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J Thromb Haemost. 2012 May;10(5):807-14. doi: 10.1111/j.1538-7836.2012.04693.x.

A randomized phase II trial of apixaban for the prevention of thromboembolism in patients with metastatic cancer.

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Department of Oncology, McMaster University and Ontario Clinical Oncology Group, Hamilton, Ontario, Canada.



Cancer patients receiving chemotherapy are at increased risk for thrombosis. Apixaban, a factor Xa inhibitor, is oral and does not require laboratory monitoring.


A pilot study was conducted to evaluate whether apixaban would be well tolerated and acceptable in cancer patients receiving chemotherapy.


Subjects receiving either first-line or second-line chemotherapy for advanced or metastatic lung, breast, gastrointestinal, bladder, ovarian or prostate cancers, cancer of unknown origin, myeloma or selected lymphomas were randomized to 5 mg, 10 mg or 20 mg once daily of apixaban or placebo in a double-blind manner for 12 weeks. Use of the study drug began within 4 weeks of the start of chemotherapy. The primary outcome was either major bleeding or clinically relevant non-major (CRNM) bleeding. Secondary outcomes included venous thromboembolism (VTE) and grade III or higher adverse events related to the study drug. Thirty-two patients received 5 mg, 30 patients 10 mg, 33 patients 20 mg, and 30 patients placebo. In these groups, there were 0, 0, 2 and 1 major bleeds, respectively. The corresponding data for CRNM bleeds were 1, 1, 2, and 0. The rate of major bleeding in the 93 apixaban patients was 2.2% (95% confidence interval 0.26-7.5%). There were no fatal bleeds. Three placebo patients had symptomatic VTE.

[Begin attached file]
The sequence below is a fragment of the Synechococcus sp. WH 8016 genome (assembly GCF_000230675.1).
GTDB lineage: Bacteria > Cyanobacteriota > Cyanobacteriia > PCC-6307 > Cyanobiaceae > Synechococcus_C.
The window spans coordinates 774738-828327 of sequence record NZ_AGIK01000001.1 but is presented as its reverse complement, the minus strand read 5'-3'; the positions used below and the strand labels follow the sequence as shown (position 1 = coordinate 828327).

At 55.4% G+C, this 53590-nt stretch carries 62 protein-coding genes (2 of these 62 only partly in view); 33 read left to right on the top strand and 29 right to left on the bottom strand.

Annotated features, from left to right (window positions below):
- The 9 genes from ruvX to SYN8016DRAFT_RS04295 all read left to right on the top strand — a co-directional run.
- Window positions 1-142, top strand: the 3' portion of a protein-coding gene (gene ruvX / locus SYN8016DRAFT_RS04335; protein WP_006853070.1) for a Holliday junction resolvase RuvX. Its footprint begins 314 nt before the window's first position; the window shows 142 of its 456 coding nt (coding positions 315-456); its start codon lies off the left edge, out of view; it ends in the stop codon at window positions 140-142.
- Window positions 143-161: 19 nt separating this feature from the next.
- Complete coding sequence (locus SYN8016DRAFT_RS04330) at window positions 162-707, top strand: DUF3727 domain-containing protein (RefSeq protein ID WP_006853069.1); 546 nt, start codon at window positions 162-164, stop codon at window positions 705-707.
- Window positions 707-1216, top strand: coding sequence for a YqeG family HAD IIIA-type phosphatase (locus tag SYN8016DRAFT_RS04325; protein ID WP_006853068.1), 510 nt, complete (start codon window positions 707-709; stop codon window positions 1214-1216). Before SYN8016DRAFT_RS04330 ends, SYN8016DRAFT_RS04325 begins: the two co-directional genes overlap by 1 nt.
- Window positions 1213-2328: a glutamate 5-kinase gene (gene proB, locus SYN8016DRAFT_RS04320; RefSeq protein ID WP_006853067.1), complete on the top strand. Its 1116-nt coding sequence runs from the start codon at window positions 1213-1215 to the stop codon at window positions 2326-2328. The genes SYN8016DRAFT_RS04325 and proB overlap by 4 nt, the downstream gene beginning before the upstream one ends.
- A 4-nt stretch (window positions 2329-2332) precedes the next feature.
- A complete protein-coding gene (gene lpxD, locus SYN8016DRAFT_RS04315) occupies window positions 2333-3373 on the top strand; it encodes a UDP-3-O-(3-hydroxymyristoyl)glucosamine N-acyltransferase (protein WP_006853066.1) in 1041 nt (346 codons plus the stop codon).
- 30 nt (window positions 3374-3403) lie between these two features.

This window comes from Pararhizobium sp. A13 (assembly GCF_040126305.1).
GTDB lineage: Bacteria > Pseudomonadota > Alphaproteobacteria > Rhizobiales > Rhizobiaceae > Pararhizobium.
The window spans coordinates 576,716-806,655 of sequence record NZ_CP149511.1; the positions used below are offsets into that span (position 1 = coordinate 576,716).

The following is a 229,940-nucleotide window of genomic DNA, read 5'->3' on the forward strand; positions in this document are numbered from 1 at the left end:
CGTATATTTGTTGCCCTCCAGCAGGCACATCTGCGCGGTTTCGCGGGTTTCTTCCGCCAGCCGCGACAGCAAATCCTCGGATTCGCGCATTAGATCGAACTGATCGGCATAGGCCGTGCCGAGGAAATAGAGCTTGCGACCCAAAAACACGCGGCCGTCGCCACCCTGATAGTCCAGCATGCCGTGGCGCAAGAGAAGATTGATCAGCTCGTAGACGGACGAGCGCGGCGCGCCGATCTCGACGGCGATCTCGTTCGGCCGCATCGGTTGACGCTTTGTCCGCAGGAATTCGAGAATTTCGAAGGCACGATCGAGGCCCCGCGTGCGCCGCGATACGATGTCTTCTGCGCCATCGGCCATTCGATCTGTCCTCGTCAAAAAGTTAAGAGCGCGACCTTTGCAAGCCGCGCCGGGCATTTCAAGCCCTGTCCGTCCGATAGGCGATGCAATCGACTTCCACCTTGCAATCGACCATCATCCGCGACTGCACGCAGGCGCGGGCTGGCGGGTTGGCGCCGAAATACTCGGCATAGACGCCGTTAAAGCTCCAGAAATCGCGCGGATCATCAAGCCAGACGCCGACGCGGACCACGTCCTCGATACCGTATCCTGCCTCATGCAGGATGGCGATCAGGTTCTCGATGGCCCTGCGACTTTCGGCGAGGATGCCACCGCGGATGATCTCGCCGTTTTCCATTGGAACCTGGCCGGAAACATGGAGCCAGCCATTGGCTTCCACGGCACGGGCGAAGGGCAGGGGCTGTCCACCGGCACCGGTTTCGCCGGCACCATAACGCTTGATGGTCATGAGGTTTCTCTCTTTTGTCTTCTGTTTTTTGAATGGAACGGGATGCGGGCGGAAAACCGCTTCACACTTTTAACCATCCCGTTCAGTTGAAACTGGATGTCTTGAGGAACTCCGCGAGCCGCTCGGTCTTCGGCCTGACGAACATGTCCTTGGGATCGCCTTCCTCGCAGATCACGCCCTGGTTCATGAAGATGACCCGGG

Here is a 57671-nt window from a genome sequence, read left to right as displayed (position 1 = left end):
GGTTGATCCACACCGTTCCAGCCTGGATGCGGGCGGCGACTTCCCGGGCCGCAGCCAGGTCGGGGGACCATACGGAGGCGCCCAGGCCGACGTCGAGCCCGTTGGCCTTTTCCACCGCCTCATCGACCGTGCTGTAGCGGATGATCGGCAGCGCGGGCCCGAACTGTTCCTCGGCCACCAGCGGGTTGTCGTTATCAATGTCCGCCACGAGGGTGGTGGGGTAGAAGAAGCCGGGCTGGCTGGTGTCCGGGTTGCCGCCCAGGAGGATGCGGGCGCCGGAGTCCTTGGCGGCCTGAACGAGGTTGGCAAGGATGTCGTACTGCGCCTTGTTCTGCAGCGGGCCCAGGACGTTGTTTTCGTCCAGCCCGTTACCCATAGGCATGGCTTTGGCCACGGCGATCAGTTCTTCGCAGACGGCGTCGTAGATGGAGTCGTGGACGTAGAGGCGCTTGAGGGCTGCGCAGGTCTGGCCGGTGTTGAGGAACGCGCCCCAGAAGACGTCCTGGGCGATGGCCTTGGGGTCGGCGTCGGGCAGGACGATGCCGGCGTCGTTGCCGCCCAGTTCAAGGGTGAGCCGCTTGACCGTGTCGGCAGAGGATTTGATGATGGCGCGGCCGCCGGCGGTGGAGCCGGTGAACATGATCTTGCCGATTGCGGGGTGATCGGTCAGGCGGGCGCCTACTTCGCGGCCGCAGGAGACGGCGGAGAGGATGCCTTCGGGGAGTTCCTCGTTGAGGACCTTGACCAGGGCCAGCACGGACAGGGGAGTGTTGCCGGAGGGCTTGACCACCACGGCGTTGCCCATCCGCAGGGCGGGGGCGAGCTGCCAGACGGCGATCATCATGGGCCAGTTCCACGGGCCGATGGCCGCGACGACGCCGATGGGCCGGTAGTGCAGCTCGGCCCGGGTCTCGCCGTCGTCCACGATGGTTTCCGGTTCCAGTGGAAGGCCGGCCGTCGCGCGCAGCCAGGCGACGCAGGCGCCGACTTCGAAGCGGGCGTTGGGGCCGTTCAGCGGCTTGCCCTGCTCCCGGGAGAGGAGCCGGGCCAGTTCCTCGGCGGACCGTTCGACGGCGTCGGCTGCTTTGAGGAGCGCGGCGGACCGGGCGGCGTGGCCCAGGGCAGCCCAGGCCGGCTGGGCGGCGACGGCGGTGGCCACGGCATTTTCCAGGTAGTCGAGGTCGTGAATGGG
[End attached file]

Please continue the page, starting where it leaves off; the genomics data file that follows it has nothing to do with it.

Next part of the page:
Apixaban was well tolerated in our study population. These results support further study of apixaban in phase III trials to prevent VTE in cancer patients receiving chemotherapy.

[Indexed for MEDLINE]
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